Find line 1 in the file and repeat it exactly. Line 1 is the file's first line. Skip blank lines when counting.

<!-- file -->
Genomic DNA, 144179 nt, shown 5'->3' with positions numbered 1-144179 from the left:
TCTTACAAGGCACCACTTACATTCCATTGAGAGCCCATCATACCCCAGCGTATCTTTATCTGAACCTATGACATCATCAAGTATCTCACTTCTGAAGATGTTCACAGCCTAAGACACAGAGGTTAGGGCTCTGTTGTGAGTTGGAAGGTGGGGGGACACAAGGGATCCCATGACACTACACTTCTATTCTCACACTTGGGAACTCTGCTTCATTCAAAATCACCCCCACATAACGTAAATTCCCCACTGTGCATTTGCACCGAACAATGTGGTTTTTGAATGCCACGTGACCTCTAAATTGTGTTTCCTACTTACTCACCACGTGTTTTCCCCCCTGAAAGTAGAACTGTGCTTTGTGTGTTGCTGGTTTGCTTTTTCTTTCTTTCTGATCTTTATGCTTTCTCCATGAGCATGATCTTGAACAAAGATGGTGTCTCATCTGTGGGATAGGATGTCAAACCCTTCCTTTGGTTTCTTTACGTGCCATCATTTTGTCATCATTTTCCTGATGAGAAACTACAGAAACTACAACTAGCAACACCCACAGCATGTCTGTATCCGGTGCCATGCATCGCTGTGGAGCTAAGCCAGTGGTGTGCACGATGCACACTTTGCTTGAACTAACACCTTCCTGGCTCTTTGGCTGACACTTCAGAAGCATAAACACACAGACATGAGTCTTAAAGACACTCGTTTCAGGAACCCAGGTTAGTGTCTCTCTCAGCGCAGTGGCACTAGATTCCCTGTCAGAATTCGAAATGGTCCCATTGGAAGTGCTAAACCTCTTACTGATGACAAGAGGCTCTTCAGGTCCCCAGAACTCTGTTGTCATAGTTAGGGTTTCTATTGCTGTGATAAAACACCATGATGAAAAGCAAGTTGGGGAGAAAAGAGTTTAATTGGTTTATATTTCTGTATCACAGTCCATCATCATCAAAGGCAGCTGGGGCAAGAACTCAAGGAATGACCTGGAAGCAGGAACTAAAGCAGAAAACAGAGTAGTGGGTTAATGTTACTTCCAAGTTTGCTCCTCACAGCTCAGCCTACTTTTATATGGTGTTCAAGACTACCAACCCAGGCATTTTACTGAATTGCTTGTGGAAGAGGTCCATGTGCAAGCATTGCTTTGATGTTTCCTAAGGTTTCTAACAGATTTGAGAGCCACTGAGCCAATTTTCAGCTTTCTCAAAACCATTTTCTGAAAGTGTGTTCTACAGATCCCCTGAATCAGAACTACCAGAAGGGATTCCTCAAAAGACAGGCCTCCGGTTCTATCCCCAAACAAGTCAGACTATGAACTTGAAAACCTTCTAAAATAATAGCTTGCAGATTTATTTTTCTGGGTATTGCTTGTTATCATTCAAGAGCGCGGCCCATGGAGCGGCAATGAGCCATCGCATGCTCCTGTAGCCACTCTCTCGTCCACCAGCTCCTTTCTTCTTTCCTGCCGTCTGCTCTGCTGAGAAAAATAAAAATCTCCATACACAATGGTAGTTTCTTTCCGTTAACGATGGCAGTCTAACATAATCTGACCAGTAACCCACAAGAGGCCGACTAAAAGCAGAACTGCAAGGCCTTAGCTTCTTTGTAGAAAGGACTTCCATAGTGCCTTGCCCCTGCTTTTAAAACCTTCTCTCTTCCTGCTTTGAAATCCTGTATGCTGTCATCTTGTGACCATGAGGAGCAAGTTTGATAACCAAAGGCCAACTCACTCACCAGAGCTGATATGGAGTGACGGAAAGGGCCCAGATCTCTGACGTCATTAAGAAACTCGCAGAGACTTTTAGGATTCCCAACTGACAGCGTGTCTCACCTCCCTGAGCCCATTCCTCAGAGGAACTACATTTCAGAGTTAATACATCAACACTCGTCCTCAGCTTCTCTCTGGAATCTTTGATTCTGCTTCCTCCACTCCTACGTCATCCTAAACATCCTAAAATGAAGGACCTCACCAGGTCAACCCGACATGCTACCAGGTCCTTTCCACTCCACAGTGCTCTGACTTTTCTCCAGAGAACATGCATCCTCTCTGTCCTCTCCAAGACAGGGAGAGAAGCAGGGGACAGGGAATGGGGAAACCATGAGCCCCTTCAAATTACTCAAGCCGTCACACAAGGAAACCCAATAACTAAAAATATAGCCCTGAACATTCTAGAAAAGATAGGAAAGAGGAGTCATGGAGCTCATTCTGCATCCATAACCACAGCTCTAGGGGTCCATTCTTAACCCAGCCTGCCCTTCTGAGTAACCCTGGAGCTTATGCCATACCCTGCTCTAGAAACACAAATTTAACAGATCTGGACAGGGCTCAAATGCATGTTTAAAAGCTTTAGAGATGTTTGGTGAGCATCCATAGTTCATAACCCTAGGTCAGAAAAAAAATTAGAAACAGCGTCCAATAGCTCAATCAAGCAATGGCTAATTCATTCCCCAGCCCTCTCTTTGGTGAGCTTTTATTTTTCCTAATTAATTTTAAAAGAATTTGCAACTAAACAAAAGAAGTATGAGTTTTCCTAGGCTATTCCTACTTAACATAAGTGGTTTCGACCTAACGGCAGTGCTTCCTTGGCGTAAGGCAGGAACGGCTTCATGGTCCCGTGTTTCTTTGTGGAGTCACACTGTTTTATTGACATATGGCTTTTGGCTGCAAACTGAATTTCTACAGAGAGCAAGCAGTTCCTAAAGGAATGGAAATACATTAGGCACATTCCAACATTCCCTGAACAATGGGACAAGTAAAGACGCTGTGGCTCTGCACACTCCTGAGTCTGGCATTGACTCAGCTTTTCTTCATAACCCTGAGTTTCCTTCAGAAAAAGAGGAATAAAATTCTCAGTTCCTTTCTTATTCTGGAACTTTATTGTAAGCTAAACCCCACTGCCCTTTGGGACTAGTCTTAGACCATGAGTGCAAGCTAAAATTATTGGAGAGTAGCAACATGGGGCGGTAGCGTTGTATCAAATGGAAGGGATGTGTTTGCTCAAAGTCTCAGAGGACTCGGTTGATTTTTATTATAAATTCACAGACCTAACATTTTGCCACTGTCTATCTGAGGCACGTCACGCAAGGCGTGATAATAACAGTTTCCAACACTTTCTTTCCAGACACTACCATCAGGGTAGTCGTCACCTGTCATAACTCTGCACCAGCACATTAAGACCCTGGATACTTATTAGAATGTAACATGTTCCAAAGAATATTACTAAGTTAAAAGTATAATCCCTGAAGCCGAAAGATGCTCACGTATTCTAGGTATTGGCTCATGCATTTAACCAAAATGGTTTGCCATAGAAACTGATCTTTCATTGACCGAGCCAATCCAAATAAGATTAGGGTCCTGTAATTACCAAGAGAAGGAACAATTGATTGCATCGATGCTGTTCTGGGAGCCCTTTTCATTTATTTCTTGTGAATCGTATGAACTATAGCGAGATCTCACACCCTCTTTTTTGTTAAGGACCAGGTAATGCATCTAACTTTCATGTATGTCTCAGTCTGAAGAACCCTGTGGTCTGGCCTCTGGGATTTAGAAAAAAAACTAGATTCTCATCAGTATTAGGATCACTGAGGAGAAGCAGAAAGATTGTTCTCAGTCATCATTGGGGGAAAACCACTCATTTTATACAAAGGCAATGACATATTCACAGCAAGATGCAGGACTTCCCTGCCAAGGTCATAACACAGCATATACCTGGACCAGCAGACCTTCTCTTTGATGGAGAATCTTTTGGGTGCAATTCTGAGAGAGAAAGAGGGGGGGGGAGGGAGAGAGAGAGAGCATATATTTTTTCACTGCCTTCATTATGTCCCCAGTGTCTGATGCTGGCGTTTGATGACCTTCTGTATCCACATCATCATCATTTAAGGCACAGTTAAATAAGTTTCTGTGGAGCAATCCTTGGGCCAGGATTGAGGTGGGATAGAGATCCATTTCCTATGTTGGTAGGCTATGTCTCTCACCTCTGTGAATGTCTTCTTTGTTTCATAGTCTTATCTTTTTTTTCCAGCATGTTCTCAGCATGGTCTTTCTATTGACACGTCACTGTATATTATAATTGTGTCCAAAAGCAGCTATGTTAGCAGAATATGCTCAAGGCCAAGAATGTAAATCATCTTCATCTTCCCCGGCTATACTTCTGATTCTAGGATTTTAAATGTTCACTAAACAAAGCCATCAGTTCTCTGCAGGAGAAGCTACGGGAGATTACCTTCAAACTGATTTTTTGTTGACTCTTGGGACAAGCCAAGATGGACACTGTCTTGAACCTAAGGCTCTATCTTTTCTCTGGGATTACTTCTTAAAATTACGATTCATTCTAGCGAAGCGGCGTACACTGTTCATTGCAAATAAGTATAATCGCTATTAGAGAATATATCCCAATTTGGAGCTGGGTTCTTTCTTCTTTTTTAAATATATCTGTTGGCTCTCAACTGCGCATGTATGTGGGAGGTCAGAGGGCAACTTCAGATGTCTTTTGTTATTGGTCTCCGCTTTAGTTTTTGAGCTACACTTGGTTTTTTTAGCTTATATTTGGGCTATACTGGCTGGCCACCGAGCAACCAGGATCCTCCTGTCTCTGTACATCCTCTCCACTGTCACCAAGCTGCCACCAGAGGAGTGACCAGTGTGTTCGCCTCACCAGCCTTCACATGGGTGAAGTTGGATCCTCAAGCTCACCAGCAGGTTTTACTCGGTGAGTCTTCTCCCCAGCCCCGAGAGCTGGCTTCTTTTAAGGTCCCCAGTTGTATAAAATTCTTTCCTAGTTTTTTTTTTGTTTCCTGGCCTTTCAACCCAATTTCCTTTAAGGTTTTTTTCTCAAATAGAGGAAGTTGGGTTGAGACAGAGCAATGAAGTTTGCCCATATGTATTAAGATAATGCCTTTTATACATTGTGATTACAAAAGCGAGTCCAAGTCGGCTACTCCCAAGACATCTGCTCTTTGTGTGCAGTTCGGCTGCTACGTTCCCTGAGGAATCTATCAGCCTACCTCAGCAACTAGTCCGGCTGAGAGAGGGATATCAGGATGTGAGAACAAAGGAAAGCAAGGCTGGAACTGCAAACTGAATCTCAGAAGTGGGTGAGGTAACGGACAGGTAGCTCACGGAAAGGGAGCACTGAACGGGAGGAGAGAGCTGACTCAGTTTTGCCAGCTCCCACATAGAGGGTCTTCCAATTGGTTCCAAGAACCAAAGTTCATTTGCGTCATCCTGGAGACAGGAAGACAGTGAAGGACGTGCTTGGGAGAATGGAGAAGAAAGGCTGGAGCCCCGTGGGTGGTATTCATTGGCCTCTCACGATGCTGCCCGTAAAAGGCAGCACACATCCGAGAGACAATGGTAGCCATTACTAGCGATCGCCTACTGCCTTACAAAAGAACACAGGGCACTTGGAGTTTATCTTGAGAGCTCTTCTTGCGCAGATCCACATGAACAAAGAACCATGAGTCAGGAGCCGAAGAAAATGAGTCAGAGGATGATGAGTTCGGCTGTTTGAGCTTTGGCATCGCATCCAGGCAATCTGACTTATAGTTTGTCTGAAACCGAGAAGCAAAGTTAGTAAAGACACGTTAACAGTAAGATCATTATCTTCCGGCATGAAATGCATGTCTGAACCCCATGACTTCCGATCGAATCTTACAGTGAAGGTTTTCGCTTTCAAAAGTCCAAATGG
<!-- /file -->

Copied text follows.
Genomic DNA, 144179 nt, shown 5'->3' with positions numbered 1-144179 from the left: